Research and development

DPI is committed to growing the NSW economy through the state's primary industries.

We understand the value of innovation, sustainable resource use and risk mitigation. We have more than 1,000 active research and development projects underway which will return up to ten times the value of the $100 million we have invested in them.

As world leaders in food and fibre innovation, we are ranked in the top 1% of research organisations around the globe and we work closely and collaboratively with industry, and public and private organisations.

Research staff and facilities

Our research centres are in key locations across NSW, which aids us in addressing a range of production systems as part of our research.

DPI Laboratory Services provide quality assured laboratory testing services in the fields of veterinary pathology, analytical chemistry and plant health.

Significant natural resources are housed in scientific collections across NSW. They contain physical specimens and historical records relating to plant genotypes, fish, insects, mites, fungi, virus and bacteria.

Flagship projects

Fisheries Spatial Data Portal

Fisheries NSW creates and maintains a range of significant spatial datasets that are useful to a number of stakeholders.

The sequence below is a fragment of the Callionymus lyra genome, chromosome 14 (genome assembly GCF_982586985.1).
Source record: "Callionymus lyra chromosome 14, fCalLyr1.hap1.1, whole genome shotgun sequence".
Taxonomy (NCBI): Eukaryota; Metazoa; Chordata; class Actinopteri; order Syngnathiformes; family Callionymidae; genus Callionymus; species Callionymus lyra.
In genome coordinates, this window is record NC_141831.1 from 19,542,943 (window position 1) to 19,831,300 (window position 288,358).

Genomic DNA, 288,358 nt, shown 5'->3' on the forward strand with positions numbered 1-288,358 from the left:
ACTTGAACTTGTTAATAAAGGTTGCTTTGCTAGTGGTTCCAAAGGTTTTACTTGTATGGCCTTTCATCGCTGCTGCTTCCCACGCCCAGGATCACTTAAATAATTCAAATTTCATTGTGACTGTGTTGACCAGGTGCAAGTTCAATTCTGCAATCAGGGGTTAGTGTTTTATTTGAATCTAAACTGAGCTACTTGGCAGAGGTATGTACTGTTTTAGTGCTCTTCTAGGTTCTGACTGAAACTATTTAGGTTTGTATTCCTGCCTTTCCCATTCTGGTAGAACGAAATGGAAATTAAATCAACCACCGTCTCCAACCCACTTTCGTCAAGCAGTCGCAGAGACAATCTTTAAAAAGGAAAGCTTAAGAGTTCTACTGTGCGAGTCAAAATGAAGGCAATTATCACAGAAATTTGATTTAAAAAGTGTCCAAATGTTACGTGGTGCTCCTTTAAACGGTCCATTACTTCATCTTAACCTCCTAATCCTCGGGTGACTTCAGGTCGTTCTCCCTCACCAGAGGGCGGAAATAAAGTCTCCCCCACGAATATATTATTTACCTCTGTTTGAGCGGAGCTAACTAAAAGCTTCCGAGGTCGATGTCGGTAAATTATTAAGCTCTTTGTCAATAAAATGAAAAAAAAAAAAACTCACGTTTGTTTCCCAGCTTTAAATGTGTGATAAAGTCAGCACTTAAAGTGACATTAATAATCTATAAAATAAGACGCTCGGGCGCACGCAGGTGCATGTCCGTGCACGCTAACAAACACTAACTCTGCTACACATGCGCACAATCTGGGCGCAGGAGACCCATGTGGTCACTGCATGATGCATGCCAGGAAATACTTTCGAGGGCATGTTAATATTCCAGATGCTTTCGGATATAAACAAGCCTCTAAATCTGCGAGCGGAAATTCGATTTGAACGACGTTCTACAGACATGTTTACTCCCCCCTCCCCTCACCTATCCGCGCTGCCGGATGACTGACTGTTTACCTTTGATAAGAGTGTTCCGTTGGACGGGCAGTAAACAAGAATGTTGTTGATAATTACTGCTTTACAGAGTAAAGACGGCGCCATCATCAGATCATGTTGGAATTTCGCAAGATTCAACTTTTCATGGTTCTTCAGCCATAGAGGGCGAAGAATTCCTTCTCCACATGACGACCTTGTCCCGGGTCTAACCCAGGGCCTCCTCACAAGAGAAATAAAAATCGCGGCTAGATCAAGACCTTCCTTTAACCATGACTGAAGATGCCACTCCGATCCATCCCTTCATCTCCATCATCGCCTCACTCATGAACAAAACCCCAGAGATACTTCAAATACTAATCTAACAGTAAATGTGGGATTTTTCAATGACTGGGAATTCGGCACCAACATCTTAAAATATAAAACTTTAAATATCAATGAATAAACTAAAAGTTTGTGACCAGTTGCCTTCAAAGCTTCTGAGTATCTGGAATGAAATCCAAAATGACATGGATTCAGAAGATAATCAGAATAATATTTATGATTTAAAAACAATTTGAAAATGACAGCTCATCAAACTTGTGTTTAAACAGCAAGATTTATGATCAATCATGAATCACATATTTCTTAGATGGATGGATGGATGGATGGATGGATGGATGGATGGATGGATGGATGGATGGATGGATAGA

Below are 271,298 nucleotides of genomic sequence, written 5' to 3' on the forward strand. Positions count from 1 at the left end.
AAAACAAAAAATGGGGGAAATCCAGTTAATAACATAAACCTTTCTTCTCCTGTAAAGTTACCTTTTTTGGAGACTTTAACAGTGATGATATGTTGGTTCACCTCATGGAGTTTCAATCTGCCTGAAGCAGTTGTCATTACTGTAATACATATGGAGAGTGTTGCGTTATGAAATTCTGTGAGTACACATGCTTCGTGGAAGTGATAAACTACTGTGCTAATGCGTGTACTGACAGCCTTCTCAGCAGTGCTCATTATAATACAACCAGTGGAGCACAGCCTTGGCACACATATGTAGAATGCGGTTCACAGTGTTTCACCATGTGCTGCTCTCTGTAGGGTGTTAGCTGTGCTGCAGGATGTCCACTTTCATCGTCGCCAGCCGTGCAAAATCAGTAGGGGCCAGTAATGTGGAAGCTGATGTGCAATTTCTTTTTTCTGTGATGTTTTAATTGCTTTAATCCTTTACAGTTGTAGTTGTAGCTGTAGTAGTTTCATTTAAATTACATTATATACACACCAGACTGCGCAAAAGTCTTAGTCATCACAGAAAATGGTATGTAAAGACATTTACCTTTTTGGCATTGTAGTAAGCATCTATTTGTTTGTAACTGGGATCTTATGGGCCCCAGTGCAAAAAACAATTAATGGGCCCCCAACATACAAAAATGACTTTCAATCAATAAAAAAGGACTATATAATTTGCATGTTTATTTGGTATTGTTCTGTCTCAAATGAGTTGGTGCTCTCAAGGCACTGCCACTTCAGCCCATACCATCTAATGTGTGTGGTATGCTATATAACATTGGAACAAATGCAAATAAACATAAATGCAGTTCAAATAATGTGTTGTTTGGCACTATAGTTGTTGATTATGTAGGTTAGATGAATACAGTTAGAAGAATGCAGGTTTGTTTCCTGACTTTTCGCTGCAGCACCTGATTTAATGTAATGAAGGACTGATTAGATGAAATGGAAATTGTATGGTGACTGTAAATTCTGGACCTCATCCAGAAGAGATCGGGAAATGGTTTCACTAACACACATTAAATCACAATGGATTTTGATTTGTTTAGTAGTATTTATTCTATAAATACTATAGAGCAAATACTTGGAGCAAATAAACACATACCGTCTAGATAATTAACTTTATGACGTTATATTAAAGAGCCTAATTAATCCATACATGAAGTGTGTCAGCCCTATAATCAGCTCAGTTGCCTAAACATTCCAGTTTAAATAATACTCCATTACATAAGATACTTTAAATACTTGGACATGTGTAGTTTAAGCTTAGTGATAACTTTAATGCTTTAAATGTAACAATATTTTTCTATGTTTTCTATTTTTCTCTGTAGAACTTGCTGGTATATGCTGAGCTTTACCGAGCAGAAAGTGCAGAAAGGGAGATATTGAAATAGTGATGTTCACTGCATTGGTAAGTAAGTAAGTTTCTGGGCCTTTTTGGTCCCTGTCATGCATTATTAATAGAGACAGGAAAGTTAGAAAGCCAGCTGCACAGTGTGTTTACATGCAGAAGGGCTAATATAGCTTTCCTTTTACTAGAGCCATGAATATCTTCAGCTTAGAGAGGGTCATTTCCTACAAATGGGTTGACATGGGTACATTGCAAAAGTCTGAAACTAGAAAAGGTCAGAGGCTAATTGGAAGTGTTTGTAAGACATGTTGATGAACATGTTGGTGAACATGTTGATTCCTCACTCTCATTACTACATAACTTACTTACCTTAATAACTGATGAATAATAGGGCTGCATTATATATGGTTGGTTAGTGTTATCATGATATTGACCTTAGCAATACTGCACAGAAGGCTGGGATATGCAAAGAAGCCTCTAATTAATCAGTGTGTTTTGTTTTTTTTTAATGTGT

These datasets are now being made available to stakeholders free of charge through this portal.

The Fisheries Spatial Data Portal provides access to spatial datasets through an intuitive public interface that allows the searching, viewing and downloading of this data.

Tagged fish locations 2014-217

DPI Game Fish Tagging Program

The NSW DPI Game Fish Tagging Program has been in operation since 1973 and is used to obtain information on the biology (distribution, movement, growth, exploitation) of billfish, tunas, sharks and sport fish and encourages game fishers to participate in the management of the fishery.

The tagging data is used by scientists to study the lives and habits of highly migratory game fish species. The migratory habits of the tagged fish are observed by measuring the distance and direction travelled between tagging and recapture, and this can be linked with environmental factors. Growth patterns are also monitored.